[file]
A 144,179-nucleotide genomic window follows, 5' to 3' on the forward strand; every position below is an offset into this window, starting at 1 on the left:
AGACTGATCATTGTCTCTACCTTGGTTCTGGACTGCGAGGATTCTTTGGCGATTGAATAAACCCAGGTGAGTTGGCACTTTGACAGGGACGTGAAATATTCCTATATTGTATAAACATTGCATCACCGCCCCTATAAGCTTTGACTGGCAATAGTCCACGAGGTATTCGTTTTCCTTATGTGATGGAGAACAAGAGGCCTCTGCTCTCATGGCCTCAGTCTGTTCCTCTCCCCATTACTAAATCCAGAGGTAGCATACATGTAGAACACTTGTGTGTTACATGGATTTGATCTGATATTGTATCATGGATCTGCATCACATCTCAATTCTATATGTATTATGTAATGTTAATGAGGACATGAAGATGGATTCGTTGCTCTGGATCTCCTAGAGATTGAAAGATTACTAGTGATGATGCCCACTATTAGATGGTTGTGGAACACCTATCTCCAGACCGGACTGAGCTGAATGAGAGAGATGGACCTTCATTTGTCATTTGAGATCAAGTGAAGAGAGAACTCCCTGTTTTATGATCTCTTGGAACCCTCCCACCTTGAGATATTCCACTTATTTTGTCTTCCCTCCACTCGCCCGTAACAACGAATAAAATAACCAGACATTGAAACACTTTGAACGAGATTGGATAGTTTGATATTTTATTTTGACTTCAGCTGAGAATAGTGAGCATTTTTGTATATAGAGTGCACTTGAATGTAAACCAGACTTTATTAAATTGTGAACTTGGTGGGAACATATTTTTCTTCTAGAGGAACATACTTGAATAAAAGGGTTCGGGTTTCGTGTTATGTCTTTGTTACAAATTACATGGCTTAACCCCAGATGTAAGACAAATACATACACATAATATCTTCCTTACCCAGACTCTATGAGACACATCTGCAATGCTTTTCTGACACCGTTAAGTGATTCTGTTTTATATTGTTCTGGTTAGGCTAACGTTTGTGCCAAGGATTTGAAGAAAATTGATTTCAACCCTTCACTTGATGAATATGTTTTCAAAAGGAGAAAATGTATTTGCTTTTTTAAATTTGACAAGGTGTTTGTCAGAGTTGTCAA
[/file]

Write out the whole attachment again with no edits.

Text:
A 144,179-nucleotide genomic window follows, 5' to 3' on the forward strand; every position below is an offset into this window, starting at 1 on the left:
AGACTGATCATTGTCTCTACCTTGGTTCTGGACTGCGAGGATTCTTTGGCGATTGAATAAACCCAGGTGAGTTGGCACTTTGACAGGGACGTGAAATATTCCTATATTGTATAAACATTGCATCACCGCCCCTATAAGCTTTGACTGGCAATAGTCCACGAGGTATTCGTTTTCCTTATGTGATGGAGAACAAGAGGCCTCTGCTCTCATGGCCTCAGTCTGTTCCTCTCCCCATTACTAAATCCAGAGGTAGCATACATGTAGAACACTTGTGTGTTACATGGATTTGATCTGATATTGTATCATGGATCTGCATCACATCTCAATTCTATATGTATTATGTAATGTTAATGAGGACATGAAGATGGATTCGTTGCTCTGGATCTCCTAGAGATTGAAAGATTACTAGTGATGATGCCCACTATTAGATGGTTGTGGAACACCTATCTCCAGACCGGACTGAGCTGAATGAGAGAGATGGACCTTCATTTGTCATTTGAGATCAAGTGAAGAGAGAACTCCCTGTTTTATGATCTCTTGGAACCCTCCCACCTTGAGATATTCCACTTATTTTGTCTTCCCTCCACTCGCCCGTAACAACGAATAAAATAACCAGACATTGAAACACTTTGAACGAGATTGGATAGTTTGATATTTTATTTTGACTTCAGCTGAGAATAGTGAGCATTTTTGTATATAGAGTGCACTTGAATGTAAACCAGACTTTATTAAATTGTGAACTTGGTGGGAACATATTTTTCTTCTAGAGGAACATACTTGAATAAAAGGGTTCGGGTTTCGTGTTATGTCTTTGTTACAAATTACATGGCTTAACCCCAGATGTAAGACAAATACATACACATAATATCTTCCTTACCCAGACTCTATGAGACACATCTGCAATGCTTTTCTGACACCGTTAAGTGATTCTGTTTTATATTGTTCTGGTTAGGCTAACGTTTGTGCCAAGGATTTGAAGAAAATTGATTTCAACCCTTCACTTGATGAATATGTTTTCAAAAGGAGAAAATGTATTTGCTTTTTTAAATTTGACAAGGTGTTTGTCAGAGTTGTCAA